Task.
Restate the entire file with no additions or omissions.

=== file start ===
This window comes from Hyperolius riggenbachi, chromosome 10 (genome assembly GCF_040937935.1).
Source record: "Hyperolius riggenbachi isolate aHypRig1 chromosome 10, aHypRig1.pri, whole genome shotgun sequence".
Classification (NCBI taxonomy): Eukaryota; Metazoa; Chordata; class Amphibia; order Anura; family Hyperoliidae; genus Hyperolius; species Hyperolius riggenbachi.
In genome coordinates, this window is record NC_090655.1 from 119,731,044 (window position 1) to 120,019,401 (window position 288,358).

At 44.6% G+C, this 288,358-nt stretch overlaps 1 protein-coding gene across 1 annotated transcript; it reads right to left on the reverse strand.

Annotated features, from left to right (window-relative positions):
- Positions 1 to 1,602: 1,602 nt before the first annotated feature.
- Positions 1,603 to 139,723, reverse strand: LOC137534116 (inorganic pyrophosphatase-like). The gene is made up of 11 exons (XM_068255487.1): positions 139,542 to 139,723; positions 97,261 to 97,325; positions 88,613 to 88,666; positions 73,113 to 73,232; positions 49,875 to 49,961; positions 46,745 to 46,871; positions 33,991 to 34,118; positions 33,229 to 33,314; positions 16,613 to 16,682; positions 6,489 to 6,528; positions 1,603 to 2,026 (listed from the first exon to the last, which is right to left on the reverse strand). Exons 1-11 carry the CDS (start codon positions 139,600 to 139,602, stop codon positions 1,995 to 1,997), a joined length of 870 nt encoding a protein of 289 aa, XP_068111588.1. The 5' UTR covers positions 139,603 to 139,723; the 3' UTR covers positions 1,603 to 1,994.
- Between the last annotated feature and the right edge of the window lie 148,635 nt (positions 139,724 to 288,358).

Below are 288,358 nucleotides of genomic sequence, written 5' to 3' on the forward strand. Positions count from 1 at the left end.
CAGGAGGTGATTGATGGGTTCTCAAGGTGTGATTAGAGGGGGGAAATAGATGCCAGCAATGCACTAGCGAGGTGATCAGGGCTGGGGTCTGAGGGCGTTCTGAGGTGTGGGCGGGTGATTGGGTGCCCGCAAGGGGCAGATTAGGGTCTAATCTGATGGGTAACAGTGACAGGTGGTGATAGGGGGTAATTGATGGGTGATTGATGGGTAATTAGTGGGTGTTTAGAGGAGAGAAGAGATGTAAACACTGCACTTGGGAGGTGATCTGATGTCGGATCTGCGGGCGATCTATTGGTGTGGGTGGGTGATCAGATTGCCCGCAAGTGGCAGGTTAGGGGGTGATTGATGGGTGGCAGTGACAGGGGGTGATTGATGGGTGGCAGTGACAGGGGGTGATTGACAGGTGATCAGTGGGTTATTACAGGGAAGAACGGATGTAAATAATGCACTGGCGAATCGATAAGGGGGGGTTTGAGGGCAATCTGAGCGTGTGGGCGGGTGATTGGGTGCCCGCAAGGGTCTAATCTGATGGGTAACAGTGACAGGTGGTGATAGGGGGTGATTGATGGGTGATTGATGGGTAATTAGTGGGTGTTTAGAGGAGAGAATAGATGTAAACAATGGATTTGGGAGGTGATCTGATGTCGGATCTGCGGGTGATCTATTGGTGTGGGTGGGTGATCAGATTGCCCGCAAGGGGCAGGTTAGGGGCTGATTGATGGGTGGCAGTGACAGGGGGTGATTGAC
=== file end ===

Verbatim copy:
This window comes from Hyperolius riggenbachi, chromosome 10 (genome assembly GCF_040937935.1).
Source record: "Hyperolius riggenbachi isolate aHypRig1 chromosome 10, aHypRig1.pri, whole genome shotgun sequence".
Classification (NCBI taxonomy): Eukaryota; Metazoa; Chordata; class Amphibia; order Anura; family Hyperoliidae; genus Hyperolius; species Hyperolius riggenbachi.
In genome coordinates, this window is record NC_090655.1 from 119,731,044 (window position 1) to 120,019,401 (window position 288,358).

At 44.6% G+C, this 288,358-nt stretch overlaps 1 protein-coding gene across 1 annotated transcript; it reads right to left on the reverse strand.

Annotated features, from left to right (window-relative positions):
- Positions 1 to 1,602: 1,602 nt before the first annotated feature.
- Positions 1,603 to 139,723, reverse strand: LOC137534116 (inorganic pyrophosphatase-like). The gene is made up of 11 exons (XM_068255487.1): positions 139,542 to 139,723; positions 97,261 to 97,325; positions 88,613 to 88,666; positions 73,113 to 73,232; positions 49,875 to 49,961; positions 46,745 to 46,871; positions 33,991 to 34,118; positions 33,229 to 33,314; positions 16,613 to 16,682; positions 6,489 to 6,528; positions 1,603 to 2,026 (listed from the first exon to the last, which is right to left on the reverse strand). Exons 1-11 carry the CDS (start codon positions 139,600 to 139,602, stop codon positions 1,995 to 1,997), a joined length of 870 nt encoding a protein of 289 aa, XP_068111588.1. The 5' UTR covers positions 139,603 to 139,723; the 3' UTR covers positions 1,603 to 1,994.
- Between the last annotated feature and the right edge of the window lie 148,635 nt (positions 139,724 to 288,358).

Below are 288,358 nucleotides of genomic sequence, written 5' to 3' on the forward strand. Positions count from 1 at the left end.
CAGGAGGTGATTGATGGGTTCTCAAGGTGTGATTAGAGGGGGGAAATAGATGCCAGCAATGCACTAGCGAGGTGATCAGGGCTGGGGTCTGAGGGCGTTCTGAGGTGTGGGCGGGTGATTGGGTGCCCGCAAGGGGCAGATTAGGGTCTAATCTGATGGGTAACAGTGACAGGTGGTGATAGGGGGTAATTGATGGGTGATTGATGGGTAATTAGTGGGTGTTTAGAGGAGAGAAGAGATGTAAACACTGCACTTGGGAGGTGATCTGATGTCGGATCTGCGGGCGATCTATTGGTGTGGGTGGGTGATCAGATTGCCCGCAAGTGGCAGGTTAGGGGGTGATTGATGGGTGGCAGTGACAGGGGGTGATTGATGGGTGGCAGTGACAGGGGGTGATTGACAGGTGATCAGTGGGTTATTACAGGGAAGAACGGATGTAAATAATGCACTGGCGAATCGATAAGGGGGGGTTTGAGGGCAATCTGAGCGTGTGGGCGGGTGATTGGGTGCCCGCAAGGGTCTAATCTGATGGGTAACAGTGACAGGTGGTGATAGGGGGTGATTGATGGGTGATTGATGGGTAATTAGTGGGTGTTTAGAGGAGAGAATAGATGTAAACAATGGATTTGGGAGGTGATCTGATGTCGGATCTGCGGGTGATCTATTGGTGTGGGTGGGTGATCAGATTGCCCGCAAGGGGCAGGTTAGGGGCTGATTGATGGGTGGCAGTGACAGGGGGTGATTGAC